Archive for the ‘History’ Category
Thursday, October 1st, 2009
The Scottish Brewery BrewDog underwent major criticism from health advocates and alcohol awareness groups this past summer, as they unveiled their new beer, Tokyo*. Tokyo* is Britain’s highest alcohol content beer, at 18.2%, and they were slammed for being irresponsible, by providing a beer with that high of an alcohol content, in a society that is already troubled by alcoholism.
In response to this criticism, BrewDog is launching their newest beer, naming it ‘Nanny State,’ with an ABV of 1.1%. They are very pleased with the production of the drink, which by British law, does not have a high enough alcohol content to even be called beer. They claim that it has more hops per barrel than any other British beer, and they are all hand picked by the brewers as their personal favorites. Richard McLelland, BrewDog’s sales director, had this to say: ”It is an extraordinary little ale, jammed full of all the brewer’s favourite hops, giving it as much body and mouth feel as possible, ensuring that low strength does not translate into reduced flavour.”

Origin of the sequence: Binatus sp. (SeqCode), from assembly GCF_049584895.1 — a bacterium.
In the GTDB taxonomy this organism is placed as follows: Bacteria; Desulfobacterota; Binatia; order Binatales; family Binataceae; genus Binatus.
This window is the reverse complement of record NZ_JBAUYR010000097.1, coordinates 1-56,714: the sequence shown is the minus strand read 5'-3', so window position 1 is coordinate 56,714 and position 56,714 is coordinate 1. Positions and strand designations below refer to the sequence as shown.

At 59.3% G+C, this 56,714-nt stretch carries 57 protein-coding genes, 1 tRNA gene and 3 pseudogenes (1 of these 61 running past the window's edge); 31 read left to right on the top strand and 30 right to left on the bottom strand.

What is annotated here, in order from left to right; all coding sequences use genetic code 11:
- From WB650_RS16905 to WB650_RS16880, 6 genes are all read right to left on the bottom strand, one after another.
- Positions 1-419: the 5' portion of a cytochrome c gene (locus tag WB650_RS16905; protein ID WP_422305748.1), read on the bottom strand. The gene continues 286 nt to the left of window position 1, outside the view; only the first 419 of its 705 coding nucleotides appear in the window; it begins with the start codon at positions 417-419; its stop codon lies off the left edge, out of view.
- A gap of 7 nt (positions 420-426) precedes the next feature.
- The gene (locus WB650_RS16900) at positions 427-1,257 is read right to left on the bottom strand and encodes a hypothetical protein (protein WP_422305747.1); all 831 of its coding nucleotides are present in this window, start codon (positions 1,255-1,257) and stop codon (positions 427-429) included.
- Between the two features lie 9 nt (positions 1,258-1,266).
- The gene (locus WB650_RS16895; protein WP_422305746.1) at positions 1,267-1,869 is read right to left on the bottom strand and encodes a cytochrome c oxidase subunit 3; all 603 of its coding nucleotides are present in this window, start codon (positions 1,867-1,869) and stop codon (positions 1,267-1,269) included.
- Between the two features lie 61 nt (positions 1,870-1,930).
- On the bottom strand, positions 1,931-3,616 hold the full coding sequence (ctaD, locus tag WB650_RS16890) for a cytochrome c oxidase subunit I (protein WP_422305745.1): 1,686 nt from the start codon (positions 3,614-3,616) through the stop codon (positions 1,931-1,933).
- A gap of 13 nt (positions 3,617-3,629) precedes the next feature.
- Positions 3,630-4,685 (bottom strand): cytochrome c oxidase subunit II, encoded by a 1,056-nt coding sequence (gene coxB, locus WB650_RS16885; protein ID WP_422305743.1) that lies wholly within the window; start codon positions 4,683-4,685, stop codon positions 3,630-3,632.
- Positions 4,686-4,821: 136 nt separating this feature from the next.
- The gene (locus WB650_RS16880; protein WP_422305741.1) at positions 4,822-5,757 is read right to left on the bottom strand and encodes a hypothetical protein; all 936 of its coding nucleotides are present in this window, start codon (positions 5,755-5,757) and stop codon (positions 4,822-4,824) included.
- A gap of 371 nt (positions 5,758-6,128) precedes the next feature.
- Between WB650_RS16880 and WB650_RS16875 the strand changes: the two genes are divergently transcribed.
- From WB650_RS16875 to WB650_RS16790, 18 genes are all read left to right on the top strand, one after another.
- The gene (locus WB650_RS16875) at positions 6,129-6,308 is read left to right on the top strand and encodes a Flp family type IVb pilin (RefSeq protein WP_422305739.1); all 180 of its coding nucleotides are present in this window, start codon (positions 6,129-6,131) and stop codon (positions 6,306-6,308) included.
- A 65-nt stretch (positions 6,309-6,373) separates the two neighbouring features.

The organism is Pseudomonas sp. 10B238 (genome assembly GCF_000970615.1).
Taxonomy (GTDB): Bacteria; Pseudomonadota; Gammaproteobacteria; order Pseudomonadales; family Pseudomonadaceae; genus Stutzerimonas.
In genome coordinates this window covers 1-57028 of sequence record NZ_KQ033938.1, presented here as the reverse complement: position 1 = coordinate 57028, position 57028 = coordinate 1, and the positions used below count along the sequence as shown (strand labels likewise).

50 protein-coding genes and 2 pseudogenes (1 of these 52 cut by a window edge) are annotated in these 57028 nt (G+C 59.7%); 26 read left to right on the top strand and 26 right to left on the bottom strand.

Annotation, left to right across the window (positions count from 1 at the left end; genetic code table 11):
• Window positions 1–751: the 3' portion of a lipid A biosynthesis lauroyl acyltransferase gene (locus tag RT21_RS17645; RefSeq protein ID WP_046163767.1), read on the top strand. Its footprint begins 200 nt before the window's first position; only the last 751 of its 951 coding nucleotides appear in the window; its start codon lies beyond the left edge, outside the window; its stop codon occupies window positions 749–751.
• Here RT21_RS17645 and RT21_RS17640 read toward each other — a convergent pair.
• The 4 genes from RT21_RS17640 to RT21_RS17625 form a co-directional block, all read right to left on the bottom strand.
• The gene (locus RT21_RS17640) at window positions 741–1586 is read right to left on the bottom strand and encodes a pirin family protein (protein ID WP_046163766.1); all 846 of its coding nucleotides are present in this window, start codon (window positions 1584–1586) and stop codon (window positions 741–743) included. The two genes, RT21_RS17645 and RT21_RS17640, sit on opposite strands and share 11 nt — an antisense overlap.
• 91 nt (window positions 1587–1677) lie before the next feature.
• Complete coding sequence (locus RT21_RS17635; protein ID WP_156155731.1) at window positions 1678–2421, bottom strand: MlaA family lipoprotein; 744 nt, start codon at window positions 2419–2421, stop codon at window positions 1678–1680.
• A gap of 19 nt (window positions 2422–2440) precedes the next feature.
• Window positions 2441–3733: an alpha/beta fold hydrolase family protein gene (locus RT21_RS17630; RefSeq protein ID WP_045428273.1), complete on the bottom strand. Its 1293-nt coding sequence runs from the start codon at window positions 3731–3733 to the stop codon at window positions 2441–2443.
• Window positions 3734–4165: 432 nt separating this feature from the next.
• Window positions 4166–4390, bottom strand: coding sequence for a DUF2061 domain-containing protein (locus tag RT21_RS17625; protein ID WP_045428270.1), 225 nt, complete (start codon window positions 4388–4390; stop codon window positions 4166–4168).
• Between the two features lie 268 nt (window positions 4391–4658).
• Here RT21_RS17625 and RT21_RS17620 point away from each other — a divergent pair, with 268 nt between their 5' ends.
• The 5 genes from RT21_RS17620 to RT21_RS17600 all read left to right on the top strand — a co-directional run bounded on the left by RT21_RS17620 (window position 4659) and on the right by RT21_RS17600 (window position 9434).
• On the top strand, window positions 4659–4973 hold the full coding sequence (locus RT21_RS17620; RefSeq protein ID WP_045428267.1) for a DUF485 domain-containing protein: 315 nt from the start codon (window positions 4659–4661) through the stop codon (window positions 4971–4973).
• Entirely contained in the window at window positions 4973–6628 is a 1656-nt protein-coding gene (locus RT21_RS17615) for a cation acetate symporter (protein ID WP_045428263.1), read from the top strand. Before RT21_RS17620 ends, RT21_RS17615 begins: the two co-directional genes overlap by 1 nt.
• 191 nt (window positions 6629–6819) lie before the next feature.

Wednesday, September 30th, 2009
Recently, my good friend Miguel who posts frequently at the Daily Grail blog shared this unique story about the ancient Egyptian sun-god Ra, and how in a strange Frankenstein-like “I’ve created a monster” scenario, he brewed a batch of red beer to calm a furious deity of his own making:
“It’s interesting that just yesterday I was finishing one of Darklore III’s essays, in which Robert Schoch tells one legend concerning Hathor, an Egyptian goddess sent to Earth by the sun god Ra to punish mankind for not paying him enough respect; she enjoys her slaying job so much that Ra then fears she will end up killing all of mankind; so he decides to prepare a red-colored ale and leave it in a field where Hathor would pass nearby. Mistaking the beer for blood Hathor drinks it and gets so drunk that she stops killing men; thus mankind was saved by beer!”
An interesting legend that, as is often the case, illustrates how ancient societies seemed to liken beer and spirits to being next to godliness. Strange that so many religions now look down on alcohol use, particularly here in parts of the US. A surprising fact: The pilgrims that landed at Plymouth, Massachusetts actually carried more beer with them than water, since beer spoiled less easily, and could be carried along with them on their voyage across the Atlantic.